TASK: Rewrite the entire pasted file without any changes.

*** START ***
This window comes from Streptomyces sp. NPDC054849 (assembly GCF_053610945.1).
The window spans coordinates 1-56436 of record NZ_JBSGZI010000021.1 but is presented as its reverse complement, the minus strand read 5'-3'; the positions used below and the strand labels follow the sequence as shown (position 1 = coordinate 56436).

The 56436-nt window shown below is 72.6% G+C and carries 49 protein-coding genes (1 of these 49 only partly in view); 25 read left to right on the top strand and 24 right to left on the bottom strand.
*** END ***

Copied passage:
This window comes from Streptomyces sp. NPDC054849 (assembly GCF_053610945.1).
The window spans coordinates 1-56436 of record NZ_JBSGZI010000021.1 but is presented as its reverse complement, the minus strand read 5'-3'; the positions used below and the strand labels follow the sequence as shown (position 1 = coordinate 56436).

The 56436-nt window shown below is 72.6% G+C and carries 49 protein-coding genes (1 of these 49 only partly in view); 25 read left to right on the top strand and 24 right to left on the bottom strand.